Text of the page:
Earlier this week, the Washington Post published an article about the new shiny and spotless void that is the “mommy Internet”. Do sponsored blog posts and beautiful Instagram pictures mean the “real” mom blogger of yore is dead and gone? As people who work with parenting influencers day in and day out, we argue that she’s far from the grave – she’s just evolving alongside a changing digital world.
First, let’s talk about what has changed: namely the landscape of what The Washington Post coins the “mommy Internet.” (Side note: at Everywhere Agency, we prefer the term “parenting influencer,” but oh well). The reason it doesn’t look the way it did a decade ago is simple. The Internet in general looks nothing like it did in 2008. Think about it, in 2008, there was no Instagram, Twitter was non-visual and restricted to 140 characters, and uploading a video on Facebook required a degree from MIT. Not to mention how the cell phone camera has advanced over the years.
The early mom bloggers were true pioneers. Today’s writers and consumers of parenting blogs have changed in age and perspective. Millennials are moms now. Believe it or not, 8 in 10 births in the U.S. are to millennial women. Social media usage, especially among the millennial generation, has only increased in the past few years. What we’ve seen is that the newer parenting influencer may start with a primary platform like Instagram or Facebook and evolve later to a blog as their digital presence grows. In the olden days, the blog was your primary vehicle for sharing content with the world.
We’ve seen a seismic shift in the online platforms influencers use to express their thoughts, opinions, and advice. If any social media site is king in the mom influencer space, it’s Instagram. With 700 million users, this visual story-telling platform is manna for a parent with cute kids, a passion for decorating, or a love of fashion. The mom influencers we work with tell us that with the rise of Instagram, they’ve had to seriously upgrade their photography and editing game. Who can blame them? Quality photos appeals to brands that are accustomed to using advertising images to tout their products.
It’s true, the graphic nature of today’s social media landscape and the increasing ability for women to earn a living by showcasing their life from the comforts of their home has led to shinier, more curated images of their lives.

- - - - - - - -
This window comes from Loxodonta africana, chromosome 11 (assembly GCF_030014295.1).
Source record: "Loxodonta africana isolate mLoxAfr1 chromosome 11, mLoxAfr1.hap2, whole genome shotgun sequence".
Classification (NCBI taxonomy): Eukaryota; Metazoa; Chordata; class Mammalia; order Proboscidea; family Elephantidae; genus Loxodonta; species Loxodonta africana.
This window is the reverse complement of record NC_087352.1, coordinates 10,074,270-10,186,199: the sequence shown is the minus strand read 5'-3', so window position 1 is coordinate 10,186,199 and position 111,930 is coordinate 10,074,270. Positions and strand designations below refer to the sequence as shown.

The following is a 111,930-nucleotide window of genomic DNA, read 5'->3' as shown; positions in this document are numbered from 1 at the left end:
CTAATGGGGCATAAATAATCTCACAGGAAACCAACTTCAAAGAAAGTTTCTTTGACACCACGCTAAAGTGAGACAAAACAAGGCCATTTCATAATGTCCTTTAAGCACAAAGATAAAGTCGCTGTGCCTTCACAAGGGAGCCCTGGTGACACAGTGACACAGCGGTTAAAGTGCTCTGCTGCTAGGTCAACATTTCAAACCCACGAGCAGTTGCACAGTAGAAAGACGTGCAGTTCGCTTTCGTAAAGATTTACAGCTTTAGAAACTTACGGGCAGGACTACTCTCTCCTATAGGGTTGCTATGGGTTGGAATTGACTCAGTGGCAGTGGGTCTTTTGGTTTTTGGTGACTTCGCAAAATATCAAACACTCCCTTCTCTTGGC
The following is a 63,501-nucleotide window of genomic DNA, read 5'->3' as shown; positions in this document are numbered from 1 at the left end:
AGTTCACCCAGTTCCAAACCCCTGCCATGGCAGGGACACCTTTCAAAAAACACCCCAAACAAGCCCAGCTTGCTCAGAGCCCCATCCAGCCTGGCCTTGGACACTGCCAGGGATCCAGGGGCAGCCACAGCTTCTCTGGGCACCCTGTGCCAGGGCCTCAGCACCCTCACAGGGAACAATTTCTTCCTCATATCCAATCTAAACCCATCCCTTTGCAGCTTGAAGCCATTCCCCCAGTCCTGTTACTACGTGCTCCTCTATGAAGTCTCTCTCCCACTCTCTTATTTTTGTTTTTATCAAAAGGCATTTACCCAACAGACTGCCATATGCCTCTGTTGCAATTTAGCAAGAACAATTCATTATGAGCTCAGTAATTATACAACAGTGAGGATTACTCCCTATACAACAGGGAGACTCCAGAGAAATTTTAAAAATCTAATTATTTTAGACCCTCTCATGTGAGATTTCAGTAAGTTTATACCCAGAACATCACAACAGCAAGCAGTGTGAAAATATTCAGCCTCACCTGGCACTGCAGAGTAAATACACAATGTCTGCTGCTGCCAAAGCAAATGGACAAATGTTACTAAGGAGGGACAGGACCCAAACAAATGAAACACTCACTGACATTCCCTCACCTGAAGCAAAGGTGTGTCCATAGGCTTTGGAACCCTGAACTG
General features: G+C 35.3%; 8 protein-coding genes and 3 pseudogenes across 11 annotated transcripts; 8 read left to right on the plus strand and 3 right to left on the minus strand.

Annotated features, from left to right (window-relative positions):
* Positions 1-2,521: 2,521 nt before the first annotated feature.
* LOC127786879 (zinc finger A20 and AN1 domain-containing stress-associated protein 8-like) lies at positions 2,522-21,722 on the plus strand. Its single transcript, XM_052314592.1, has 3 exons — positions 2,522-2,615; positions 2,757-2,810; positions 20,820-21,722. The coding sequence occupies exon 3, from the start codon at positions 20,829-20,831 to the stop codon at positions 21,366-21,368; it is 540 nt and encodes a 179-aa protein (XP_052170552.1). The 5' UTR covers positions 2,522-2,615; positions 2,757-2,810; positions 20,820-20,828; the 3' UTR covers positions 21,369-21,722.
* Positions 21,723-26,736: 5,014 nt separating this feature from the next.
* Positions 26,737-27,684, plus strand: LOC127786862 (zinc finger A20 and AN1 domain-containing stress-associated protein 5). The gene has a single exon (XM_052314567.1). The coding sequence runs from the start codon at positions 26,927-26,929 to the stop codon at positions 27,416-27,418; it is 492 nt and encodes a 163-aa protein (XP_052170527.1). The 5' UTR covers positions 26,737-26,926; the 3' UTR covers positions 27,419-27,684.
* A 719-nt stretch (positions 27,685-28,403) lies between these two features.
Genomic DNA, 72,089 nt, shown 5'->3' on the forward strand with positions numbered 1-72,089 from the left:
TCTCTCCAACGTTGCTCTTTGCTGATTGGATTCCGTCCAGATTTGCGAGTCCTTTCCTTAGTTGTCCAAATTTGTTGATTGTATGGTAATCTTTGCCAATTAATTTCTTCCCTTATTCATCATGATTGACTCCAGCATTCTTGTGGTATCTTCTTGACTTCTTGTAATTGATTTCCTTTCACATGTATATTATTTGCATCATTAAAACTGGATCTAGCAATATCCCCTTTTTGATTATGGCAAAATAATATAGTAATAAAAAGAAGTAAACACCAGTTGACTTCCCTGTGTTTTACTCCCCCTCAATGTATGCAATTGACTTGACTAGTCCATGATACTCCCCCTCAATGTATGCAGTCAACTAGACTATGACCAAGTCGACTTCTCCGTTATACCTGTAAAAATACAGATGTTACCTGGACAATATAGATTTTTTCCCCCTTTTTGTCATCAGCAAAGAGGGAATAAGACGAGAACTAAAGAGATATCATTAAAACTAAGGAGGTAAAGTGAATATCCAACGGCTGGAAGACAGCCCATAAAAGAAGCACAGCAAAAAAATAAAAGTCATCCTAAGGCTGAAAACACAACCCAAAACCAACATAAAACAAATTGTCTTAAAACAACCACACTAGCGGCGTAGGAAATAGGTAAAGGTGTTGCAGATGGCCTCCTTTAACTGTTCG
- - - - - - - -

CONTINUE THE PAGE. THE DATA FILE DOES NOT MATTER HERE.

However, I do take issue with Washington Post author, Sarah Pulliam Bailey’s contention that there is no grit in today’s mom blog landscape. Sarah singles out Amanda Watters of the blog Homesong. Yes, she has three kids, her home is spotless, and her Instagram feed features a simple homespun life. What’s wrong with that? In fact, on both Instagram and her blog, Amanda tackles some difficult subjects: post-partum depression, her own adoption, and the daily hardships of motherhood. If you peruse the Instagram feed of a favorite influencer of our agency, Trina Small of Baby Shopaholic, you’ll find a gorgeous mom with two of the most adorable kids you’ll ever see, decked out in the latest fashion. It would be easy to dismiss Trina as lacking grit. But scratch the surface, and you’ll see confessionals on her blog of having trouble getting out of a funk or her honest thoughts on race in America. Yes, there are plenty of influencers who only show the perfectly curated version of their lives. That’s social media in general though, right? I would implore The Washington Post author to stop judging the book by the cover and making pronouncements about the death of what I consider good old-fashioned story-telling by moms.
At the end of the day, we find that the best influencers are authentic, real, aspirational, and strike a good balance between sponsored and non-sponsored content. Yes, their images might be staged. Yes, that’s probably not what their kitchen looks like 100% of the time. Yes, their kid probably spilled apple juice all over themselves two minutes after the photo was taken. And yes, they are compensated for some of their posts. You can say all the above. But you can’t say these women don’t tell meaningful stories, tackle serious issues, or have real opinions.